The Boy Scouts of America celebrate the 100th anniversary of their founding on Monday February 8, 2010.
Robert Baden-Powell founded the Boy Scouts in England as an organization in 1908 from an idea from his experiences with the British Army in South Africa. Entrepreneur, publisher and adventurer William Boyce brought the scouting program to the US and incorporated the Boy Scouts of America on February 8, 1910. You can learn more about the history of scouting in America from this timeline on the Scouting.org website.
While scouting has declined from its peak in the 1950s and 1960s, there are still more than 2.5 million boys and adults involved in all of the various scouting programs. Plus, more than 100 million boys and leaders have been involved in scouting over the last 100 years. What could be more All-American than an image of a Boy Scout doing his duty and many of these scenes have been captured by Norman Rockwell over the years. Many leading figures and more than 2 million boys have gone on to attain the rank of Eagle Scout which is scouting’s highest achievement. There is even a Wikipedia page compiled with notable Eagle Scouts which includes many politicians, judges, astronauts and other well-known figures.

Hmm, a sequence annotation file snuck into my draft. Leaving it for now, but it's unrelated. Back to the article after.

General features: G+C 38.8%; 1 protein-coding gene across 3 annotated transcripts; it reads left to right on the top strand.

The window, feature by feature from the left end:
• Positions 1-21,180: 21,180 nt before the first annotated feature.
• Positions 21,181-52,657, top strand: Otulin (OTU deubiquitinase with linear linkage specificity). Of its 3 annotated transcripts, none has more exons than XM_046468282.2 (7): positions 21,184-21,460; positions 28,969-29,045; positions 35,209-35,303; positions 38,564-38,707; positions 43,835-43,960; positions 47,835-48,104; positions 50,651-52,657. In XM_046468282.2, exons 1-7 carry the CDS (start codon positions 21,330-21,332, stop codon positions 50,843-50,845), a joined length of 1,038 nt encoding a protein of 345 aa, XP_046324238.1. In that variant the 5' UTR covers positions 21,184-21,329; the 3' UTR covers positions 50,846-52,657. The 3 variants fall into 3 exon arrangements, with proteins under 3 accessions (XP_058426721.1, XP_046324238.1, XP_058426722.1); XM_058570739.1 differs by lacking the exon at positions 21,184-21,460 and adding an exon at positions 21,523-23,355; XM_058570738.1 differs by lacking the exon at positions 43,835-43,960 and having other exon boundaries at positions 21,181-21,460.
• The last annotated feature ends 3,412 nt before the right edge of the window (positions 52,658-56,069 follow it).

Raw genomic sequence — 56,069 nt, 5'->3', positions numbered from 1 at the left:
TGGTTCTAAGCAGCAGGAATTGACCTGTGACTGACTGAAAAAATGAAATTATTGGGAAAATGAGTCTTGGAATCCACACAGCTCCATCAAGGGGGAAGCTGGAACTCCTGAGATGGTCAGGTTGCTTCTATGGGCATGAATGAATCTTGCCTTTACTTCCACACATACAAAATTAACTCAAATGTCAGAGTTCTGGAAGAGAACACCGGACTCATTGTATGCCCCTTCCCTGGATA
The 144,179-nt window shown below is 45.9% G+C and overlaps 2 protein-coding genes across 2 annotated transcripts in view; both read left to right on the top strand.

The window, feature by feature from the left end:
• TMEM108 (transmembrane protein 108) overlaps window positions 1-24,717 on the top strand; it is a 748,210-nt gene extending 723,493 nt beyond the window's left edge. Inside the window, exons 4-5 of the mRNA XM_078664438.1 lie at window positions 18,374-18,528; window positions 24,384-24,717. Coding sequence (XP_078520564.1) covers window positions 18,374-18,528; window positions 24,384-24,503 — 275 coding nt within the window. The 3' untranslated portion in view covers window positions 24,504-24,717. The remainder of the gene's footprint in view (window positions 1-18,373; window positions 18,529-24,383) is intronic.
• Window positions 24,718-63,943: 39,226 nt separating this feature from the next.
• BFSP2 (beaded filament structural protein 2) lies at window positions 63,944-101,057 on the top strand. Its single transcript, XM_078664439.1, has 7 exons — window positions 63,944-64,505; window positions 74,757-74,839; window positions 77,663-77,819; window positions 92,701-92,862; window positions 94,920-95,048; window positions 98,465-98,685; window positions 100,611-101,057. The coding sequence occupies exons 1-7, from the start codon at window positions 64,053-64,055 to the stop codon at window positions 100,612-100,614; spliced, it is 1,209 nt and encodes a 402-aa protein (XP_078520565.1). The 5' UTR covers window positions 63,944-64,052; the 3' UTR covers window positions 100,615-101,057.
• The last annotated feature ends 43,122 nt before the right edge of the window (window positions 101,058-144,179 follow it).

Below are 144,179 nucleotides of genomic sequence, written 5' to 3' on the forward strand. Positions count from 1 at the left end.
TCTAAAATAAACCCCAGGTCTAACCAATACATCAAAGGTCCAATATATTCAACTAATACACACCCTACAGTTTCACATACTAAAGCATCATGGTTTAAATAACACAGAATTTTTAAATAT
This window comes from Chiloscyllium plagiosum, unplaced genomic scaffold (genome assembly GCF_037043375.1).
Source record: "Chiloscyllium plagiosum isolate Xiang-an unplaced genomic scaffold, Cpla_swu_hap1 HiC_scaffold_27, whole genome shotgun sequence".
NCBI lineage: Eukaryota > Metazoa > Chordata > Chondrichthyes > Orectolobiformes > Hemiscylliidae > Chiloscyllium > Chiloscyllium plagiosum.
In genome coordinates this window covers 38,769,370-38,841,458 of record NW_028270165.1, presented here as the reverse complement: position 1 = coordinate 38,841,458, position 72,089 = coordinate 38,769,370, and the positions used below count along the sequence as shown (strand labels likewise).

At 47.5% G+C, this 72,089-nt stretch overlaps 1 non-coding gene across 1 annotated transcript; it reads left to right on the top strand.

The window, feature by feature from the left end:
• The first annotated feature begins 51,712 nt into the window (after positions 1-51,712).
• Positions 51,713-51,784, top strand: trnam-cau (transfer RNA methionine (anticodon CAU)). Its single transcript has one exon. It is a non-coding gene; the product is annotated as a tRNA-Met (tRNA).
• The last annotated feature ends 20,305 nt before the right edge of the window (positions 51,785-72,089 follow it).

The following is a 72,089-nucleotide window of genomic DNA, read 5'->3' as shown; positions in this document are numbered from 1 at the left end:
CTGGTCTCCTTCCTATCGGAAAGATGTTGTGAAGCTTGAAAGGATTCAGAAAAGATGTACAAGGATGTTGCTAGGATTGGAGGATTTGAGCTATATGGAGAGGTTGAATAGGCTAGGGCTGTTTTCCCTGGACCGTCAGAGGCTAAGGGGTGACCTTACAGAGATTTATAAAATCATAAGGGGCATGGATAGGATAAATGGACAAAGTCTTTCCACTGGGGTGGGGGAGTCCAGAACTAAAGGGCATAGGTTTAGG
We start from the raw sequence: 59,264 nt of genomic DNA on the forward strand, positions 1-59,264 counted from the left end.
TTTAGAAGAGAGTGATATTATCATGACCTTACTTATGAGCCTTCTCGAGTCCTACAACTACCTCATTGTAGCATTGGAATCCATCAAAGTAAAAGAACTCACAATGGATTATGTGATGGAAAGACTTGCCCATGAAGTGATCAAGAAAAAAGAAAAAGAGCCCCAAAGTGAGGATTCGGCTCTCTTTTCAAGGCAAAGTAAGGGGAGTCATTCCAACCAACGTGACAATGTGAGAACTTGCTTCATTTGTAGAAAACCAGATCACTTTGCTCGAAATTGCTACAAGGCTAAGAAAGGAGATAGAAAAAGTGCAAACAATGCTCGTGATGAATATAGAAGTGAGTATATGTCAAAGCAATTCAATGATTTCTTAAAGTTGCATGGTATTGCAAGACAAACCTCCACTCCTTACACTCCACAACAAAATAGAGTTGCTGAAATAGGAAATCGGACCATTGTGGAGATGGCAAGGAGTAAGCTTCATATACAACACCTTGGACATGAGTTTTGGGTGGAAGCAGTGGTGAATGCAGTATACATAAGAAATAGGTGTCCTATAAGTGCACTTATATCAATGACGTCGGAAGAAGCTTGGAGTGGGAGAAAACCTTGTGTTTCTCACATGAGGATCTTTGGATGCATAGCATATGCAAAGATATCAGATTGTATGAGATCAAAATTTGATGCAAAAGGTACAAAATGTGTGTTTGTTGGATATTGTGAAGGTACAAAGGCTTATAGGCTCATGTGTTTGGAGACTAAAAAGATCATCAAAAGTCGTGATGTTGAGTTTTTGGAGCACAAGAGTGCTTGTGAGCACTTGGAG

I’m proud to say that I have been a Cub Scout, a Boy Scout, an Eagle Scout and now a Cub Scout Leader for my son. Plus, I have participated in many fine experiences and built lifelong memories because of scouting – camping on weekends and at summer camp, building fires, whittling, playing outdoor games, hiking, getting dirty, building confidence and participating in two high adventure activities through backpacking at Philmont Scout Ranch in New Mexico and canoeing in the Boundary Waters National Park in Northern Minnesota and Canada.
The 12 Boy Scout Laws are ideals for all to strive for and can probably still be recited by any boy who spent even a year or two in scouting – a Boy Scout is trustworthy, loyal, helpful, friendly, courteous, kind, obedient, cheerful, thrifty, brave, clean and reverent.
Thank you William Boyce for bringing scouting to the United States, and thank you to all of the men and women who have provided guidance and leadership to millions of boys through the years. The tagline from the Scouting 100th Anniversary website sums up the future of scouting in this 100th year of existence:
Celebrating the Adventure…Continuing the Journey
What are your memories of scouting? I look forward to seeing your memories in the comments below. Thank you.